Site code


Site name

Old Man Grid

CAPS I Metadata form


CAPS II Metadata form


Site Photograph


Responsible for data submission

Brian Charlton

Email Address



Bonanza Creek Long-Term Ecological Research Program

Location description

Subarctic Alaska

Location Lat.

65 deg. 6 min. N

Location Lon.

148 deg. 03 min. W

Elevation avg. (m)


Methods Grid


Methods Other

20 m transect, Air Temperature, Soil temperature

Landscape Description

Foot of long west-facing slope

Vegetation /Classification

Open black spruce forest

Soils (or Material)

Histic Cryaquept

Thaw depth measurements (year started)                


Air temp. measurements (year started)


Snow cover measurements (year started)


soil temp. measurements (year started)


soil moisture measurements (year started)


general description of soil moisture (dry, moist, wet, saturated)


soil texture: if non organic describe texture, if organic indicate thickness of organic layer (cm)

silt loam (a Histic Cryaquept (USDA 1975)



The Wickersham CALM site was established as part of a major fire-effects study conducted by the Institute of Northern Forestry following the 1971 Wickersham Fire.

As part of these studies a series of thaw probe lines were established to follow the changes in the active layer as a result of the fire and fireline construction. Details of the fire and related studies were presented by Viereck and Dyrness (1979). The data for the Wickersham CALM site comes from an undisturbed black spruce stand that was established as a “control” for the studies of active layer changes in the burned and fireline areas.

The Wickersham site is approximately 50 km northwest of Fairbanks and adjacent to the Elliot Highway. (65 o 10’N: 147 o 54’W) The probe line is at an elevation of 335 m near the foot of a long west-facing slope. The vegetation along the probe line is an open black spruce forest type (Open Picea mariana/Ledum groenlandicum/Sphagnum spp-Cladonia spp community) (Viereck et al 1993). The black spruce have a density of 1240 trees/ha and 45% canopy cover. Average diameter of the trees in 1971 was only 5.2 cm. A detailed description of the vegetation at the site can be found in Viereck, 1982.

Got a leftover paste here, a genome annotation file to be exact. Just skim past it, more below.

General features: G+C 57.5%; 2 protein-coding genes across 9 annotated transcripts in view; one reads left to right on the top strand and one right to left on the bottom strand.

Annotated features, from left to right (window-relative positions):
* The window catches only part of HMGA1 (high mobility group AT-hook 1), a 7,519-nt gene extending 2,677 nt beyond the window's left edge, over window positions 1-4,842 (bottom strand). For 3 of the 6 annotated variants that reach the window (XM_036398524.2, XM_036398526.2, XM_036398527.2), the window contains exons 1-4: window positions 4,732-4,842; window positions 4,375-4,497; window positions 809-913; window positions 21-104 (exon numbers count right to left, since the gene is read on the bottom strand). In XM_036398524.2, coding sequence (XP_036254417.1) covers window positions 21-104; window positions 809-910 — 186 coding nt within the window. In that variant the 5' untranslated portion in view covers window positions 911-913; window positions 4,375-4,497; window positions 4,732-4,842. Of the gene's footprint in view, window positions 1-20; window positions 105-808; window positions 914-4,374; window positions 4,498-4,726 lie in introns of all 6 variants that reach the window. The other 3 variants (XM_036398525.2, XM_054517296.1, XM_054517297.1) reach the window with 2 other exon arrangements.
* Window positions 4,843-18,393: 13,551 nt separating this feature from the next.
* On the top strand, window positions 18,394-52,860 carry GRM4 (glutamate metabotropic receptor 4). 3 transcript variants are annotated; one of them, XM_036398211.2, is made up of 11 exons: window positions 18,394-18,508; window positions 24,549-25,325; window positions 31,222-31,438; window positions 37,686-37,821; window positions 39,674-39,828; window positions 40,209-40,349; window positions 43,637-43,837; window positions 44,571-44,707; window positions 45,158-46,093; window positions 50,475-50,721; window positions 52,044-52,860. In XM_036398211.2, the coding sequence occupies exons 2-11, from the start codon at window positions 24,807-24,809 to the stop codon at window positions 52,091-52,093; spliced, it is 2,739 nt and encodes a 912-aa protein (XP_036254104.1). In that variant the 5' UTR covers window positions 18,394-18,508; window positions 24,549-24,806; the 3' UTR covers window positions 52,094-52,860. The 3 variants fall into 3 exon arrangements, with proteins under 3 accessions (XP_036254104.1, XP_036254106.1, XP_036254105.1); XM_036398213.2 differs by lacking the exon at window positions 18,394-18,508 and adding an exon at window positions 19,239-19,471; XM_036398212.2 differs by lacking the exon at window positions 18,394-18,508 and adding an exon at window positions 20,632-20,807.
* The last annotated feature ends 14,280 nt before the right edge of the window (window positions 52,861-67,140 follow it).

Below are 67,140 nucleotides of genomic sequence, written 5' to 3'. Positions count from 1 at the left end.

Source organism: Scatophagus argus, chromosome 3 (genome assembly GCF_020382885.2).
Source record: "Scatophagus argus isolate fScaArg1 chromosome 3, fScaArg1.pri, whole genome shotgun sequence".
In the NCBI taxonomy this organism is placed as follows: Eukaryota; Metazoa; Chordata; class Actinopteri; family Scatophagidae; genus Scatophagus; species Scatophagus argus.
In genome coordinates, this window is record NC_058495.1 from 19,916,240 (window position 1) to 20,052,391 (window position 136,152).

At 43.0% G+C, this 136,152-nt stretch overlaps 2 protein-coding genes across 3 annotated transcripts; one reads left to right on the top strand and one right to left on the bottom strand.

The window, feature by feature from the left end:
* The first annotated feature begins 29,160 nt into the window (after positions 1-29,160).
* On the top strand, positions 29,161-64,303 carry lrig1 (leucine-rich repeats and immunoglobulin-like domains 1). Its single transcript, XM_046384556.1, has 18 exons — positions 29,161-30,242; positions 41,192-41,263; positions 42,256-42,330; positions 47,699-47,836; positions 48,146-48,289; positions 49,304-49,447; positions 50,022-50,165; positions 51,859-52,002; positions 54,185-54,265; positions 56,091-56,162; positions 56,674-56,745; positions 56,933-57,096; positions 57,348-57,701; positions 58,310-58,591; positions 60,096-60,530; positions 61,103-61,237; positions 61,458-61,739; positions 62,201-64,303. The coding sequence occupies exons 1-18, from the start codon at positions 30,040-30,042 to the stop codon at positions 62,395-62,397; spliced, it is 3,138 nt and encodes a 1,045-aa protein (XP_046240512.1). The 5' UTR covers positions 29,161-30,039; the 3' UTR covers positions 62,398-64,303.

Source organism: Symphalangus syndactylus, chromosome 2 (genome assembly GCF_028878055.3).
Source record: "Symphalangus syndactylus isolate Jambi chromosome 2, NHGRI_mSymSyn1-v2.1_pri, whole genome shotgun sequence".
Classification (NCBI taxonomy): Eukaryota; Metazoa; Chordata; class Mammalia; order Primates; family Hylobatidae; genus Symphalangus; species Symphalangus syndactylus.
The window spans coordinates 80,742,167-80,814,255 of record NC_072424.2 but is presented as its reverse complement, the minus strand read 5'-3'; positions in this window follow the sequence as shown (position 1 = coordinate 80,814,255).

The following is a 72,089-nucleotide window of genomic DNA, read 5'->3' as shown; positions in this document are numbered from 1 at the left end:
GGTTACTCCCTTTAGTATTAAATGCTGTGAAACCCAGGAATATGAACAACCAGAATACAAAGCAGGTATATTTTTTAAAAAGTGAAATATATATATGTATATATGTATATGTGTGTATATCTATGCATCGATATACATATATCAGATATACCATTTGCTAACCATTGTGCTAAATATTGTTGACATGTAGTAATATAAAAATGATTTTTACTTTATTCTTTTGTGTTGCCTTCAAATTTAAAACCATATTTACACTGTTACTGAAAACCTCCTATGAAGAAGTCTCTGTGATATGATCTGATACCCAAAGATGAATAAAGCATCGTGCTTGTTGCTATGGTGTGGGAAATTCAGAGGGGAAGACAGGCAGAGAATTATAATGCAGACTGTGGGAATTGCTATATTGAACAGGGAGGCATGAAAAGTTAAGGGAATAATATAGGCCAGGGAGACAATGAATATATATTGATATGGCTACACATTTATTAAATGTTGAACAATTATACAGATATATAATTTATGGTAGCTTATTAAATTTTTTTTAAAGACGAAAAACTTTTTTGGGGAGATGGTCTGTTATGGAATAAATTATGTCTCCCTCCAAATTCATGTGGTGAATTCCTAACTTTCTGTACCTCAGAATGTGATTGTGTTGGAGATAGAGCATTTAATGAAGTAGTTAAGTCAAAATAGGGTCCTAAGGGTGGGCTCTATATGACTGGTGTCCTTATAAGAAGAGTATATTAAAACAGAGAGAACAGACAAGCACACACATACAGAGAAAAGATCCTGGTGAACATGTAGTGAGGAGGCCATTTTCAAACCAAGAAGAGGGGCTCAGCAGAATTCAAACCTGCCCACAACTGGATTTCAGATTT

SOIL DESCRIPTION: (predominant texture, i.e., ‘sand’, ‘gravel’, ‘peat’, etc.):

The soil at the site is a Saulicch silt loam (a Histic Cryaquept (USDA 1975). These are poorly drained soils formed of a silty loam more than 75 cm in depth with a shallow active layer. There is a moss-litter layer (01 and 02) of 25 to 30 cm underlain by approximately 10 cm of a dark grayish-brown silty loam A horizon over a frozen C horizon of olive-gray silty loam.



A probe line 20 meters long was established parallel to the slope: 10 probing sites at 2-meter intervals were permanently marked along the line. A trail was established below the line to avoid disturbance of the vegetation at each of the probe sites.  For the first four years of the study the active layer was measured at two-week intervals. Starting in 1975 soil temperatures were also taken at two-week intervals at depths of 5, 10, 20, and 50 cm with a steel probe with a thermistors at the tip. In 1978 a set of thermistors was installed near one end of the probe line at depths of 5, 10, 20, 50, and 90 cm and were read weekly or biweekly. In addition, in October of 1978 a thermograph and weather station were installed at the site to record air temperatures. Snow depth was measured throughout the winter using two permanent snow poles.  These weekly observations were continued through October of 1983. After that the active layer was measured at the ten points along the probe line once a year, usually in mid September.



Viereck, L. A., Effects of fire and firelines on active layer thickness and soil temperatures in interior Alaska, in Proceedings of the 4th Canadian Permafrost Conference, The Roger J. E. Brown Memorial Volume, pp. 123– 134, Natl. Res. Counc. of Can., Ottawa, Ont., Canada,1982.

Viereck, L.A. and Dyrness, C.T. 1979. Ecological effects of the Wickersham Dome fire near Fairbanks, Alaska. USDA Forest Service, Pacific Northwest Forest and Range Experiment Station. General Technical Report PNW-90, 71 pp.

Viereck, L.A., Werdin-Pfisterer, N.R., Adams, P.A., Yoshikawa, K. 2008. Effect of wildfire and fireline construction on the annual depth of thaw in a black spruce permafrost forest in interior Alaska: a 36-year record of recovery. Proceedings of the Ninth International Conference on Permafrost, University of Alaska Fairbanks, June 29 - July 3, 2008: 1845-1850.


Only thaw depth data determined by mechanical probing is reported on CALM website. For additional data contact site investigators directly

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